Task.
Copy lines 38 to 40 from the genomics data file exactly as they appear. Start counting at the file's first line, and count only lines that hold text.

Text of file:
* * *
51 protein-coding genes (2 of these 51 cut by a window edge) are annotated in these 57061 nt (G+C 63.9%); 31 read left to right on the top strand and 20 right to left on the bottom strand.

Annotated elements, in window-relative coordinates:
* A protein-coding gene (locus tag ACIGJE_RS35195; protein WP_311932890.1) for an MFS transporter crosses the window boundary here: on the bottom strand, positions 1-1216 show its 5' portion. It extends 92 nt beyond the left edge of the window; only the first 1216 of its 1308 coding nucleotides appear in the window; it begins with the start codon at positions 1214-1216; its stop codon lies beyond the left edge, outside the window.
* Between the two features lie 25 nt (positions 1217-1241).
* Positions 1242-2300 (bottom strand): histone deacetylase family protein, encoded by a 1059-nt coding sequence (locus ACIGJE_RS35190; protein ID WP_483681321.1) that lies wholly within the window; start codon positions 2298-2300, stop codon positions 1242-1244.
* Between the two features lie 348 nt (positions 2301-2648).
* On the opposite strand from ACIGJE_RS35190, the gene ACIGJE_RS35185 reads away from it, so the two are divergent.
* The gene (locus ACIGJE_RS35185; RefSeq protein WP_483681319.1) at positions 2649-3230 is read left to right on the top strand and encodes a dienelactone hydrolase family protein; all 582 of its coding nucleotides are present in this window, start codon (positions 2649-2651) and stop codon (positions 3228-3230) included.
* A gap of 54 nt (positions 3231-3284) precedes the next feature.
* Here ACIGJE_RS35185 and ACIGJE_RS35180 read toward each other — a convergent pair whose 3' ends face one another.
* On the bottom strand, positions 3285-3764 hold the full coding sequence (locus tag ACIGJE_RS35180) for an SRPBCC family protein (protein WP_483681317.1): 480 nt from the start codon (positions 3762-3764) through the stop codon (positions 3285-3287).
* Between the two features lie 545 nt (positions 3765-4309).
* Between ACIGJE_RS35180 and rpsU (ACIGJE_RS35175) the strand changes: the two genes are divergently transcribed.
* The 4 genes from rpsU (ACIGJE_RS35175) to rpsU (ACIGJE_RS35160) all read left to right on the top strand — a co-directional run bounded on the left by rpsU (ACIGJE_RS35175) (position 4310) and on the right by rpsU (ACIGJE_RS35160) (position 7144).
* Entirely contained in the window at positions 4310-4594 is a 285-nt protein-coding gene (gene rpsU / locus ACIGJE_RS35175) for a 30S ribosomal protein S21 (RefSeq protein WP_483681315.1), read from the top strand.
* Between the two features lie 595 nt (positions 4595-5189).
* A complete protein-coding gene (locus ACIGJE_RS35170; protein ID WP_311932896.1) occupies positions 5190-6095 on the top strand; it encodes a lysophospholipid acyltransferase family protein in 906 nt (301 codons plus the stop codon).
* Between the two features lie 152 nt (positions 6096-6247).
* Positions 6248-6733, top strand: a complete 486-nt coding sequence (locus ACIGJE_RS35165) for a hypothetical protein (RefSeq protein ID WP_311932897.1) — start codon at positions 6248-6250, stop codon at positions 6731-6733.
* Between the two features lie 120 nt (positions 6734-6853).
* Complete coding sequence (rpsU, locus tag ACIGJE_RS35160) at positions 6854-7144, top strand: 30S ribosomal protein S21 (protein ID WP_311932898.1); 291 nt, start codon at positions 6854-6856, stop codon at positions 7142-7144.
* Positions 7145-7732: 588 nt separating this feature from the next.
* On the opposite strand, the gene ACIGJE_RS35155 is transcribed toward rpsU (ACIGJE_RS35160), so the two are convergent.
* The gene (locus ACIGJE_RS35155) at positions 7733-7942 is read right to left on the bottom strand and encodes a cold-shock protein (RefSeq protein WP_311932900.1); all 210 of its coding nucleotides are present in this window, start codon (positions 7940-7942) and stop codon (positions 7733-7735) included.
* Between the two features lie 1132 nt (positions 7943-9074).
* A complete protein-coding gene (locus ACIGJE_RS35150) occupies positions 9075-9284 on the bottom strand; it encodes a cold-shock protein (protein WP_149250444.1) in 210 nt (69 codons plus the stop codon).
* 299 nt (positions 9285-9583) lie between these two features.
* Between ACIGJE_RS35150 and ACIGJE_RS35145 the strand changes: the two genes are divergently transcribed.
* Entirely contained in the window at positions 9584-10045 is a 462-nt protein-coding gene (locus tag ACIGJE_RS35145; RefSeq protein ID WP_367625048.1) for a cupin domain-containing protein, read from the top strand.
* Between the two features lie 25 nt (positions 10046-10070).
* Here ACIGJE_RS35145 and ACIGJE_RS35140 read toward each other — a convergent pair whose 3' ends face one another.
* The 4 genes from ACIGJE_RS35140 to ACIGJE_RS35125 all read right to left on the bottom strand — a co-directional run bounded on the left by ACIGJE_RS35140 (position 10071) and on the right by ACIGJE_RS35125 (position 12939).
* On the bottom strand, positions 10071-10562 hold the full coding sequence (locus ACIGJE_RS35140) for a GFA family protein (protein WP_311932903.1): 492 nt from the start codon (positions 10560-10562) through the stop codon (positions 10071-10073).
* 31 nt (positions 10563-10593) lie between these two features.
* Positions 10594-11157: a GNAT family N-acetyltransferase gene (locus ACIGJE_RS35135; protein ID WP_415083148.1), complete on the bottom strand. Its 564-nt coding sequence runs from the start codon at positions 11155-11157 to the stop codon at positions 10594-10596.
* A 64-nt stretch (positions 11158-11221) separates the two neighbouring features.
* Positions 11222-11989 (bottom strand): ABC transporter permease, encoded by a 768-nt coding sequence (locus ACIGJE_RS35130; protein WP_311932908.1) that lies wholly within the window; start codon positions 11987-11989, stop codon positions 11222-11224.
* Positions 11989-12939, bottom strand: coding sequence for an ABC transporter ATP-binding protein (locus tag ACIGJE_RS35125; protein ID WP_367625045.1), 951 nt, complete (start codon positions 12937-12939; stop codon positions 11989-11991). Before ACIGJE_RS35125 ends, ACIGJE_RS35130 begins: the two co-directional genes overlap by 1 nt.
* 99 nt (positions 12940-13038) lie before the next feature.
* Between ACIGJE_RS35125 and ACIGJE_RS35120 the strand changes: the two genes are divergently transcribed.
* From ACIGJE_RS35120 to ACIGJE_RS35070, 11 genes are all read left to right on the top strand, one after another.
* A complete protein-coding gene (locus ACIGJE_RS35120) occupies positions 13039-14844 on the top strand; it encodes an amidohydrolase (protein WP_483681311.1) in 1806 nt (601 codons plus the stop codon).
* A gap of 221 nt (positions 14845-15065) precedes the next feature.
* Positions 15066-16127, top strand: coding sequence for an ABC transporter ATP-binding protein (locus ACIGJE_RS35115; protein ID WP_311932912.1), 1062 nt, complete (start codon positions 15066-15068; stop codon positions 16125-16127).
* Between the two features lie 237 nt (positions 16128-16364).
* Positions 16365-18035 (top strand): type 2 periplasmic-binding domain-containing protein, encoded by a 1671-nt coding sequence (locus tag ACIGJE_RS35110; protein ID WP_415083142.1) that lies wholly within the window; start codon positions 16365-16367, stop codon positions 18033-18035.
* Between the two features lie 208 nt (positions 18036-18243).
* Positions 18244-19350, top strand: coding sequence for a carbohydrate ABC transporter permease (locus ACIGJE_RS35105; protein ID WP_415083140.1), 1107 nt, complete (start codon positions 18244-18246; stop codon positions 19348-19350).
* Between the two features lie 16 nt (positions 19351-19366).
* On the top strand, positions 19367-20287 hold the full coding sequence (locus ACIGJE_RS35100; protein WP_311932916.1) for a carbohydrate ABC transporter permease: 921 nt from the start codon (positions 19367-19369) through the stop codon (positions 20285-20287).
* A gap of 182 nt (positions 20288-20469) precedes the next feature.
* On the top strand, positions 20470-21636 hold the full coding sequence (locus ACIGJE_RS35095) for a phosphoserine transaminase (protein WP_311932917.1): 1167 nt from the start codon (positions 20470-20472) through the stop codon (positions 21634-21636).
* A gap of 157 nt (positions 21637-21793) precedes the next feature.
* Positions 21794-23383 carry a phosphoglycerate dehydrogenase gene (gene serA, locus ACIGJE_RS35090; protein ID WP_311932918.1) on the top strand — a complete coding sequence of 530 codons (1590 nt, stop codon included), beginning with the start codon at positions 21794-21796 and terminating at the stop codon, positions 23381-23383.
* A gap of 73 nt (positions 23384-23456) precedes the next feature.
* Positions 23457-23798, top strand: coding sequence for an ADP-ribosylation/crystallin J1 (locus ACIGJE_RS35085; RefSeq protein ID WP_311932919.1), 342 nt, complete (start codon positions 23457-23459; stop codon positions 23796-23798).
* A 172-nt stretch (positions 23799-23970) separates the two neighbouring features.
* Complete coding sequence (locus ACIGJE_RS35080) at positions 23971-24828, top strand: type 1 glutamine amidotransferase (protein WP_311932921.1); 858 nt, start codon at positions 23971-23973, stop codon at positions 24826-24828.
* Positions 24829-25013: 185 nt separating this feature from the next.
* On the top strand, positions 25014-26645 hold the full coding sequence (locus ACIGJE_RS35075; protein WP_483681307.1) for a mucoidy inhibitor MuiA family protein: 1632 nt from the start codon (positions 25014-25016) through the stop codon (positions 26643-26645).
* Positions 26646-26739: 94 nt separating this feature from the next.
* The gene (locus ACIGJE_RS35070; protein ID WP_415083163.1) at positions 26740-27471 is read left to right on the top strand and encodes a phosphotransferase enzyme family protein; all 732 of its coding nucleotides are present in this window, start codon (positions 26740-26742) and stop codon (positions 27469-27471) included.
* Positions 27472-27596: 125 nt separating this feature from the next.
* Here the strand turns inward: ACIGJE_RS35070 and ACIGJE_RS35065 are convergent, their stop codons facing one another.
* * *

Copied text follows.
* Positions 11989-12939, bottom strand: coding sequence for an ABC transporter ATP-binding protein (locus tag ACIGJE_RS35125; protein ID WP_367625045.1), 951 nt, complete (start codon positions 12937-12939; stop codon positions 11989-11991). Before ACIGJE_RS35125 ends, ACIGJE_RS35130 begins: the two co-directional genes overlap by 1 nt.
* 99 nt (positions 12940-13038) lie before the next feature.
* Between ACIGJE_RS35125 and ACIGJE_RS35120 the strand changes: the two genes are divergently transcribed.